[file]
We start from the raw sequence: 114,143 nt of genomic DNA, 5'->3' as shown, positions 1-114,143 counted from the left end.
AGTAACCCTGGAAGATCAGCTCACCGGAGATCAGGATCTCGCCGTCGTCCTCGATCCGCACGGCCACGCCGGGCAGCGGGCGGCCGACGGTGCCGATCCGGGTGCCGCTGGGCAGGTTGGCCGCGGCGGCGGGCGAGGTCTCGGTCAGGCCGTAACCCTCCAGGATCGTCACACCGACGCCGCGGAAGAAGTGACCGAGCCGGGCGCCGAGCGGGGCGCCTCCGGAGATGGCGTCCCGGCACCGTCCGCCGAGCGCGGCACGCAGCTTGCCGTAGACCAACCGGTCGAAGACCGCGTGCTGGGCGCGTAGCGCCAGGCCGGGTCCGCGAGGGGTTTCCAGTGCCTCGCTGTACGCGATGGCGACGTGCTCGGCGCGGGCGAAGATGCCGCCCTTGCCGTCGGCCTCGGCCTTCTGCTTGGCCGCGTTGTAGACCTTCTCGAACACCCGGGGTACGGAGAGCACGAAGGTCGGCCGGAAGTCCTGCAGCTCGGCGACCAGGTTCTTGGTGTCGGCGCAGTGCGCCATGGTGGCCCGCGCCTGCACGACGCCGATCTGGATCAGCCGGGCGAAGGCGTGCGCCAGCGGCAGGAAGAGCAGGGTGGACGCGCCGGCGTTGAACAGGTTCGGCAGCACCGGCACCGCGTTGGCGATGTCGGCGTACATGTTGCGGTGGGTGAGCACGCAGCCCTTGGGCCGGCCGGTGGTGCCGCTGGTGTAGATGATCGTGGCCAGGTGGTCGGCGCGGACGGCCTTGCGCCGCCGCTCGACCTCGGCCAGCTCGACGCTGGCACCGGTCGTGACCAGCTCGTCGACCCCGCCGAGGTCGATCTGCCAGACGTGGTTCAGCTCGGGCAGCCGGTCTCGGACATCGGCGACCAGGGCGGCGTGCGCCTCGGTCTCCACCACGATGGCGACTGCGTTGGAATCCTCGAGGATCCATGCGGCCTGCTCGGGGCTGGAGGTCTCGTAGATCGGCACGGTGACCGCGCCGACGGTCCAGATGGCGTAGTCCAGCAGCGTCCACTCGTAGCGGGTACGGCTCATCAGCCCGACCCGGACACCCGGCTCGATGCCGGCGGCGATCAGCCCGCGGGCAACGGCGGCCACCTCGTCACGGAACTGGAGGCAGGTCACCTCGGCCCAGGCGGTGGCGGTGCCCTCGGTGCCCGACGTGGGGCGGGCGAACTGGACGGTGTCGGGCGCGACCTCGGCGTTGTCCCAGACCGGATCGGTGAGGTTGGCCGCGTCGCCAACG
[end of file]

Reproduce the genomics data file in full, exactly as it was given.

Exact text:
We start from the raw sequence: 114,143 nt of genomic DNA, 5'->3' as shown, positions 1-114,143 counted from the left end.
AGTAACCCTGGAAGATCAGCTCACCGGAGATCAGGATCTCGCCGTCGTCCTCGATCCGCACGGCCACGCCGGGCAGCGGGCGGCCGACGGTGCCGATCCGGGTGCCGCTGGGCAGGTTGGCCGCGGCGGCGGGCGAGGTCTCGGTCAGGCCGTAACCCTCCAGGATCGTCACACCGACGCCGCGGAAGAAGTGACCGAGCCGGGCGCCGAGCGGGGCGCCTCCGGAGATGGCGTCCCGGCACCGTCCGCCGAGCGCGGCACGCAGCTTGCCGTAGACCAACCGGTCGAAGACCGCGTGCTGGGCGCGTAGCGCCAGGCCGGGTCCGCGAGGGGTTTCCAGTGCCTCGCTGTACGCGATGGCGACGTGCTCGGCGCGGGCGAAGATGCCGCCCTTGCCGTCGGCCTCGGCCTTCTGCTTGGCCGCGTTGTAGACCTTCTCGAACACCCGGGGTACGGAGAGCACGAAGGTCGGCCGGAAGTCCTGCAGCTCGGCGACCAGGTTCTTGGTGTCGGCGCAGTGCGCCATGGTGGCCCGCGCCTGCACGACGCCGATCTGGATCAGCCGGGCGAAGGCGTGCGCCAGCGGCAGGAAGAGCAGGGTGGACGCGCCGGCGTTGAACAGGTTCGGCAGCACCGGCACCGCGTTGGCGATGTCGGCGTACATGTTGCGGTGGGTGAGCACGCAGCCCTTGGGCCGGCCGGTGGTGCCGCTGGTGTAGATGATCGTGGCCAGGTGGTCGGCGCGGACGGCCTTGCGCCGCCGCTCGACCTCGGCCAGCTCGACGCTGGCACCGGTCGTGACCAGCTCGTCGACCCCGCCGAGGTCGATCTGCCAGACGTGGTTCAGCTCGGGCAGCCGGTCTCGGACATCGGCGACCAGGGCGGCGTGCGCCTCGGTCTCCACCACGATGGCGACTGCGTTGGAATCCTCGAGGATCCATGCGGCCTGCTCGGGGCTGGAGGTCTCGTAGATCGGCACGGTGACCGCGCCGACGGTCCAGATGGCGTAGTCCAGCAGCGTCCACTCGTAGCGGGTACGGCTCATCAGCCCGACCCGGACACCCGGCTCGATGCCGGCGGCGATCAGCCCGCGGGCAACGGCGGCCACCTCGTCACGGAACTGGAGGCAGGTCACCTCGGCCCAGGCGGTGGCGGTGCCCTCGGTGCCCGACGTGGGGCGGGCGAACTGGACGGTGTCGGGCGCGACCTCGGCGTTGTCCCAGACCGGATCGGTGAGGTTGGCCGCGTCGCCAACG